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2. ## The Following 3 Users Say Thank You to Altair For This Useful Post:

durrelltn (Aug 8, 2022), mwmkravchenko (Aug 5, 2022), nova_robotics (Aug 4, 2022)

3. Recent aircraft carriers are fitted with 12 shots (180 fathoms, 1080'), at about 10,000 pounds per shot these are very close, if not same size links. Critical to retrieve a 30 ton anchor.

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mwmkravchenko (Aug 5, 2022)

5. Originally Posted by Toolmaker51
Recent aircraft carriers are fitted with 12 shots (180 fathoms, 1080'), at about 10,000 pounds per shot these are very close, if not same size links. Critical to retrieve a 30 ton anchor.
Leagues, fathoms, and now shots. The seafaring community has to accept the blame for some of the more contorted measures of the inferial system.

Am I correct in assuming that the shackles are used to connect 90 foot lengths of chain ? So, each time a shackle shoots by, you count one shot ?

How did the term 'shot' arise ?

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7. One nautical shot equals 90 feet of chain.

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9. Originally Posted by owen moore
One nautical shot equals 90 feet of chain.
Thanks for the arithmetic correction.

10. Originally Posted by mklotz
The seafaring community has to accept the blame for some of the more contorted measures of the inferial system.
Is there anything wrong with a nautical mile?
It seems more sensible than - let's say - meter.

11. Originally Posted by 12L14
Is there anything wrong with a nautical mile?
It seems more sensible than - let's say - meter.
The nautical mile is useful because it very closely matches the length of one arc minute on a great circle of the earth. That makes it useful for anyone who must navigate on earth. Like most inferial units, it makes some sense where it's used but it should not be allowed to become part of an intelligent measurement system. Fortunately, it hasn't; one seldom encounters it outside the navigation arena.

My distaste is not based on the unit per se, but on the inconsistent relations between units in inferial systems. The lack of any order to the system means that every unit-to-unit relation must be learned separately and remembered. In an intelligently organized system, e.g. metric, the name of the unit tells you how it's related to all the other units of that class.

Three nautical miles to a league, six feet to a fathom, ninety feet to a shot... It's easy to convince oneself that inferial systems were designed to make learning and using difficult so the old-timers could lord their knowledge over newcomers.

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Toolmaker51 (Aug 7, 2022)

13. "Shot" relates loosely as a verb and or adjective, not so much only a noun, as a few other terms in mooring.
When a vessel positions over desired anchorage point, the depth is either known by markings on the nautical chart (map) or a sounding. That depth converts to 'shots' needed to lay anchor and the amount of chain (or anchor line) needed to absorb current and tidal changes to not disturb anchor.
Chain runs fast, scary fast. The 'shots' are counted as they zip by to ascertain the correct length is out, because they are painted a different color. Some even use color coding in alternates, mostly depending on how energetic the crew manning the foc'sle are.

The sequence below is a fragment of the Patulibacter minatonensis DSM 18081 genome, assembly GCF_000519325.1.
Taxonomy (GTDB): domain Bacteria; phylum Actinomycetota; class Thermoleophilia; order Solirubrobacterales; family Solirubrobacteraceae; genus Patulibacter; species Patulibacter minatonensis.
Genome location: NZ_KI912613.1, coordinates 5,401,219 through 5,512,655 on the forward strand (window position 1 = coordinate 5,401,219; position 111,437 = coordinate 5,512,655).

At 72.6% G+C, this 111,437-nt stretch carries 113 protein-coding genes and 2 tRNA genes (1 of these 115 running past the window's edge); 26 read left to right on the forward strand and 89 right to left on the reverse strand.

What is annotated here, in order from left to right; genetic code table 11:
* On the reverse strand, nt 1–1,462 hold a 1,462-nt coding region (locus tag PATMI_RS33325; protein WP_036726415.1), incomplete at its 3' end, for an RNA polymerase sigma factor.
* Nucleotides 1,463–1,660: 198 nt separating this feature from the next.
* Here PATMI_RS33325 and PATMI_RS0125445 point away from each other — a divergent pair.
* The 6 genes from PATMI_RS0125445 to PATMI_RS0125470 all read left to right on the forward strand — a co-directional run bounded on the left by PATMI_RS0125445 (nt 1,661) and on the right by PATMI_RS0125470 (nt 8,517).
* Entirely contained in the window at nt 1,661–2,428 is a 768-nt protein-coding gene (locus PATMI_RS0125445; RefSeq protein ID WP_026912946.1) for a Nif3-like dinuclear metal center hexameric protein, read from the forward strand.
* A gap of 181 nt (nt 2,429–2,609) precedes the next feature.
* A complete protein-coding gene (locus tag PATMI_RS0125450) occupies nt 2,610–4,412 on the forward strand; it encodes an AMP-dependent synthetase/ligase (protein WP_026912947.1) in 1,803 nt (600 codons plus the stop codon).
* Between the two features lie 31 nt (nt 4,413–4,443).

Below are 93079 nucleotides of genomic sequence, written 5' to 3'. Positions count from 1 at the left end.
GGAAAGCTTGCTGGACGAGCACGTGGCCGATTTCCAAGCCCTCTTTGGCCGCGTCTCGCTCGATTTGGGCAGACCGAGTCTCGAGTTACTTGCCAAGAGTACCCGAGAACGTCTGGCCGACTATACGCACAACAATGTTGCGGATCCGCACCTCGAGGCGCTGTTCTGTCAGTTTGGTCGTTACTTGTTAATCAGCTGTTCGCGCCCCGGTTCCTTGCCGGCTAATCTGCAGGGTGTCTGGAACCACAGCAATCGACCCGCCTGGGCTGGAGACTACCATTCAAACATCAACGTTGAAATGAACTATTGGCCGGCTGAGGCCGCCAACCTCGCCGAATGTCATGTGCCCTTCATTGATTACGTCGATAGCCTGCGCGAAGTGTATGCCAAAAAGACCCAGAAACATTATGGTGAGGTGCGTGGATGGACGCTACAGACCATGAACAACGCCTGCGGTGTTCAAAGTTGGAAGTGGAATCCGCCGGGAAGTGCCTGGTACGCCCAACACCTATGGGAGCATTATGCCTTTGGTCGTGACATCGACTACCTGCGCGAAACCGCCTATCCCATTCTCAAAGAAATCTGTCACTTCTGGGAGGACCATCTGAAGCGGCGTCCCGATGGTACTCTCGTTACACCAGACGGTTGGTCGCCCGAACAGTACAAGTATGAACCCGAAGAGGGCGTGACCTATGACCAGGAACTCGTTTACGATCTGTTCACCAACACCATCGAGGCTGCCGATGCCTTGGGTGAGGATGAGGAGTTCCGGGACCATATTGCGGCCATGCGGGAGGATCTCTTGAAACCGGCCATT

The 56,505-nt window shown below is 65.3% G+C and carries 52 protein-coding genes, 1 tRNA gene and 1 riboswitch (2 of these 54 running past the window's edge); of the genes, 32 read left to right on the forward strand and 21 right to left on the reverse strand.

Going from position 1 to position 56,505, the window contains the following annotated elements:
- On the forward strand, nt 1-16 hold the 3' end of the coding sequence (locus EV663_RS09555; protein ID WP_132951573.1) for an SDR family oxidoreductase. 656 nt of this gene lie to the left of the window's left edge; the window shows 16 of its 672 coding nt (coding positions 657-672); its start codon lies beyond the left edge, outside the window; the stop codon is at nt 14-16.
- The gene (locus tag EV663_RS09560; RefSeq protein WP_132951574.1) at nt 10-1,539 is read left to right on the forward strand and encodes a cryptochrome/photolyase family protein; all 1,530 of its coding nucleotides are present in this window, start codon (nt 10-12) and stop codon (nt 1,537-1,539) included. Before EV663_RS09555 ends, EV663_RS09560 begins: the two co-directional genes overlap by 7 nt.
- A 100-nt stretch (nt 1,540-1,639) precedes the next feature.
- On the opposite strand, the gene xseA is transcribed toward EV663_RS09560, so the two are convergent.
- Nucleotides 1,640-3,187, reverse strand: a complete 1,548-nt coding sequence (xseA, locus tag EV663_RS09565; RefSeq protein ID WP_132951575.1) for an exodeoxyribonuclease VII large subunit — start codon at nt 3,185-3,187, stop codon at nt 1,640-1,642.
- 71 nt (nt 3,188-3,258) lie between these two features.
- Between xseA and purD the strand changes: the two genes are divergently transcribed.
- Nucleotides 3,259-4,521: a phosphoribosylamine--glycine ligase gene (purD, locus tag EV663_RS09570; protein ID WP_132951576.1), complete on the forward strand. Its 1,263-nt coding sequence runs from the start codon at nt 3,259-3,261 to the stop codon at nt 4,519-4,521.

Chain is great anchor line, enough laying in a pile below holds position very well, but current/ wind/ tide cause it to drag, hence the anchor aka hook. Many lighter vessels use line, and roughly one foot of chain per length of boat between it to the anchor, the assembly known as the "rode". A ratio of 3:1 is minimal depth to rode length, up to 7:1 or so. Longer it is, makes the 'rode' a shock absorber, while the chain lays on the bottom. Line is usually marked in 20' 'shots' with a band of paint or electrical tape, etc. 'Tackle' is often used to describe the whole assembly.

Speaking of terms, when the connection of 'tackle' to a vessels hull tears free, the tail end you see go over the side is known as the 'bitter end'.
I kid you not.

All in all Mr. K's "It's easy to convince oneself that inferial systems were designed to make learning and using difficult so the old-timers could lord their knowledge over newcomers." is both true and untrue. Every trade has it's own vocabulary, I'd think doctors and lawyers are champions of garbled terms. At the same time, nautical language isn't rich (maybe) to exclude, a lot might be purely it's developed since the first guy went down a river clutching a log. Some nations never ventured beyond sight of their own coastline, others went for broke.

Too, a lot of terms originate out of need for brevity or easy correlation to signals, such as crane operators. So, where leagues (hasn't been used probably since advent of chronometers) described distance, knots referred to speed, fathoms to depth. Separating those may have lent clarity, all potentially being relayed in rapid commands therefore distinct.

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Philip Davies (Aug 7, 2022)

15. “One second of arc of the meridian degree is 100 Greek feet.”
This quotation is from “All done with mirrors” by John Neal

16. Originally Posted by Philip Davies
“One second of arc of the meridian degree is 100 Greek feet.”
This quotation is from “All done with mirrors” by John Neal
Yes, but the Greek mathematicians had small feet, LOL

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